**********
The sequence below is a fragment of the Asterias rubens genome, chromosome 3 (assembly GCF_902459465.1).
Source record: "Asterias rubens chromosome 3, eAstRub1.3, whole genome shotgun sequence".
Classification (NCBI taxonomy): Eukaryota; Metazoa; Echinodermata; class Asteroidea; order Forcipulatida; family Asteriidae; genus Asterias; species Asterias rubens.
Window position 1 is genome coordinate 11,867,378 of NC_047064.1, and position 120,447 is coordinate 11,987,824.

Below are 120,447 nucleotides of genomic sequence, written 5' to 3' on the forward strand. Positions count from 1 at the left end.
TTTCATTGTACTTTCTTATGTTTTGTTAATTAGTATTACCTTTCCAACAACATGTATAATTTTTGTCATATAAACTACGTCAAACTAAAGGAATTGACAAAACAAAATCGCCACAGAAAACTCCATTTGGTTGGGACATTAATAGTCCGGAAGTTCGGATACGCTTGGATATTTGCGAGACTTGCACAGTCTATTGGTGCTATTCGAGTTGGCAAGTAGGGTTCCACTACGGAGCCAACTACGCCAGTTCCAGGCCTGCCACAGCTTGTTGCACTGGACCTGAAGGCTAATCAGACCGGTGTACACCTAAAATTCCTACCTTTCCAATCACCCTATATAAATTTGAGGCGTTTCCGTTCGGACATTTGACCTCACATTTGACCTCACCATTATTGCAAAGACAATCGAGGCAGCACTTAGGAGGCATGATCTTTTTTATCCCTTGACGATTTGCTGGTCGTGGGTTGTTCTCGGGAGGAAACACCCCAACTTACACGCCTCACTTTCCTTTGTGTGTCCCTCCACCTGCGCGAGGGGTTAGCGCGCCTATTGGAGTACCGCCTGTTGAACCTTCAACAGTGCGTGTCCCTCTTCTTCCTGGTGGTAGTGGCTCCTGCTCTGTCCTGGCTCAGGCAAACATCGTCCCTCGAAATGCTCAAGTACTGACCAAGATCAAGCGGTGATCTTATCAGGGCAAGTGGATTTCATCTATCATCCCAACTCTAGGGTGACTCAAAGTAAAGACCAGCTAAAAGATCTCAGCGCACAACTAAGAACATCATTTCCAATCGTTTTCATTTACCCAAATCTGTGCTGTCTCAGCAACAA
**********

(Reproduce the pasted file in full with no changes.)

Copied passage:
The sequence below is a fragment of the Asterias rubens genome, chromosome 3 (assembly GCF_902459465.1).
Source record: "Asterias rubens chromosome 3, eAstRub1.3, whole genome shotgun sequence".
Classification (NCBI taxonomy): Eukaryota; Metazoa; Echinodermata; class Asteroidea; order Forcipulatida; family Asteriidae; genus Asterias; species Asterias rubens.
Window position 1 is genome coordinate 11,867,378 of NC_047064.1, and position 120,447 is coordinate 11,987,824.

Below are 120,447 nucleotides of genomic sequence, written 5' to 3' on the forward strand. Positions count from 1 at the left end.
TTTCATTGTACTTTCTTATGTTTTGTTAATTAGTATTACCTTTCCAACAACATGTATAATTTTTGTCATATAAACTACGTCAAACTAAAGGAATTGACAAAACAAAATCGCCACAGAAAACTCCATTTGGTTGGGACATTAATAGTCCGGAAGTTCGGATACGCTTGGATATTTGCGAGACTTGCACAGTCTATTGGTGCTATTCGAGTTGGCAAGTAGGGTTCCACTACGGAGCCAACTACGCCAGTTCCAGGCCTGCCACAGCTTGTTGCACTGGACCTGAAGGCTAATCAGACCGGTGTACACCTAAAATTCCTACCTTTCCAATCACCCTATATAAATTTGAGGCGTTTCCGTTCGGACATTTGACCTCACATTTGACCTCACCATTATTGCAAAGACAATCGAGGCAGCACTTAGGAGGCATGATCTTTTTTATCCCTTGACGATTTGCTGGTCGTGGGTTGTTCTCGGGAGGAAACACCCCAACTTACACGCCTCACTTTCCTTTGTGTGTCCCTCCACCTGCGCGAGGGGTTAGCGCGCCTATTGGAGTACCGCCTGTTGAACCTTCAACAGTGCGTGTCCCTCTTCTTCCTGGTGGTAGTGGCTCCTGCTCTGTCCTGGCTCAGGCAAACATCGTCCCTCGAAATGCTCAAGTACTGACCAAGATCAAGCGGTGATCTTATCAGGGCAAGTGGATTTCATCTATCATCCCAACTCTAGGGTGACTCAAAGTAAAGACCAGCTAAAAGATCTCAGCGCACAACTAAGAACATCATTTCCAATCGTTTTCATTTACCCAAATCTGTGCTGTCTCAGCAACAA